Financial Aid


Office of Financial Aid
315-859-4962 (fax)

Types of Financial Aid


Work-study (known as campus employment for international students) represents money that a student can expect to earn working at a job on-campus. U.S. citizens and permanent residents offered work-study are considered to be federal work-study eligible. International students offered campus employment are considered to be institutional work-study eligible.

The amount of work-study offered to a student in his/her financial aid award is based on demonstrated financial need. Work-study is the "self-help" portion of a student's financial aid award (along with loans). Whether or not a student works the number of hours required to fulfill the awarded amount of work-study is a decision each student must make based on their ability to hold a job while attending classes during a semester. If a student decides not to work, this would increase the expected family contribution.

Students are not guaranteed a work-study position by virtue of being offered work-study in their financial aid award. All students must apply for on-campus jobs by submitting a resume and cover letter on HamNET, and then the Student Employment Office will forward their materials to the hiring department. The department will then contact students they would like to interview. During the hiring process, each department will give preference to students who were issued work-study as a portion of their financial aid award.

If work-study is not included in your financial aid award (or if you do not have a financial aid award), you can still work on campus. Note that these students will have the lowest priority in the hiring order (as described under the "Student Employment Office" section below).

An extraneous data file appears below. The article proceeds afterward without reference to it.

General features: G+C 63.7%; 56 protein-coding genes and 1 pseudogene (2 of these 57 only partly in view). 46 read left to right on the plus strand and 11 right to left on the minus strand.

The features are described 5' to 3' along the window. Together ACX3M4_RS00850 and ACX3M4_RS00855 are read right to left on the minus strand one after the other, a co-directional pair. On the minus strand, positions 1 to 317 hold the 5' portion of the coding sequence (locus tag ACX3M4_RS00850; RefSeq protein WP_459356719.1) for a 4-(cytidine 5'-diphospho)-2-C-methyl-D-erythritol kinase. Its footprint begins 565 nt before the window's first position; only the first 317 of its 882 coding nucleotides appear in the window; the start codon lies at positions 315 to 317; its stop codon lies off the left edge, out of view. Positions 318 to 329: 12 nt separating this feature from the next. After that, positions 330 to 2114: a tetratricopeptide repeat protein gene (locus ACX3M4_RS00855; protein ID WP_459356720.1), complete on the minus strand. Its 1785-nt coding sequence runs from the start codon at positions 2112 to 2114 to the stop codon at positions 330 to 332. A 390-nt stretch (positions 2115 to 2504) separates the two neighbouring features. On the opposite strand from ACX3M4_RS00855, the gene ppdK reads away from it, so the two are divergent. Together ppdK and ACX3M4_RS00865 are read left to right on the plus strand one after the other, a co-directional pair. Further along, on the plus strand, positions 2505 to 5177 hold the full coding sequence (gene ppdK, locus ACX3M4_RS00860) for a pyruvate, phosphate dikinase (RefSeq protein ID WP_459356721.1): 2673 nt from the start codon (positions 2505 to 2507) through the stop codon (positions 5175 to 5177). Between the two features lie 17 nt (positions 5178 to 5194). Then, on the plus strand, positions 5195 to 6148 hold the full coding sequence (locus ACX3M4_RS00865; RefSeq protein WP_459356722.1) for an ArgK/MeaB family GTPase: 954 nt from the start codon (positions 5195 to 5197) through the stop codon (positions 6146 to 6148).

Earning Your Work-Study:

  • Work-study is not paid in advance. Income is earned via a bi-weekly paycheck based on the number of hours worked and the position salary.
  • Work-study does not affect the bill directly.
  • Income earned via a work-study job should be applied toward expenses.
  • A student may earn more (or less) than the dollar amount awarded to him/her. If the student earns less than the amount awarded, the difference would increase the expected family contribution.
  • To allow fellow students the opportunity to gain employment, it is expected that a student will only obtain one campus job per semester.
  • The student and hiring department should negotiate work hours. In addition, it is the responsibility of the hiring department to complete all employment paperwork.
  • It is recommended that students work 10-15 hours per week and are not to exceed 20 hours per week.

Student Employment Office:

  • The Student Employment Office (under the auspices of Human Resources) will help students locate a job on campus.
  • Please note that priority hiring will be given to incoming freshman that are federal work-study eligible. Second priority hiring will be given to upperclass students that are federal work-study eligible. Thereafter, institutional work-study eligible students will be given priority hiring; followed by all other students.
  • If you have questions, please contact the Student Employment Office at employme@hamilton.edu or go to www.hamilton.edu/studentemploymentoffice.

Outside Scholarship Impact:

  • Students who receive outside scholarship(s) will have the amount of their work-study reduced or eliminated based on the amount of outside scholarship received. Loan and/or Hamilton College Scholarship could also be impacted.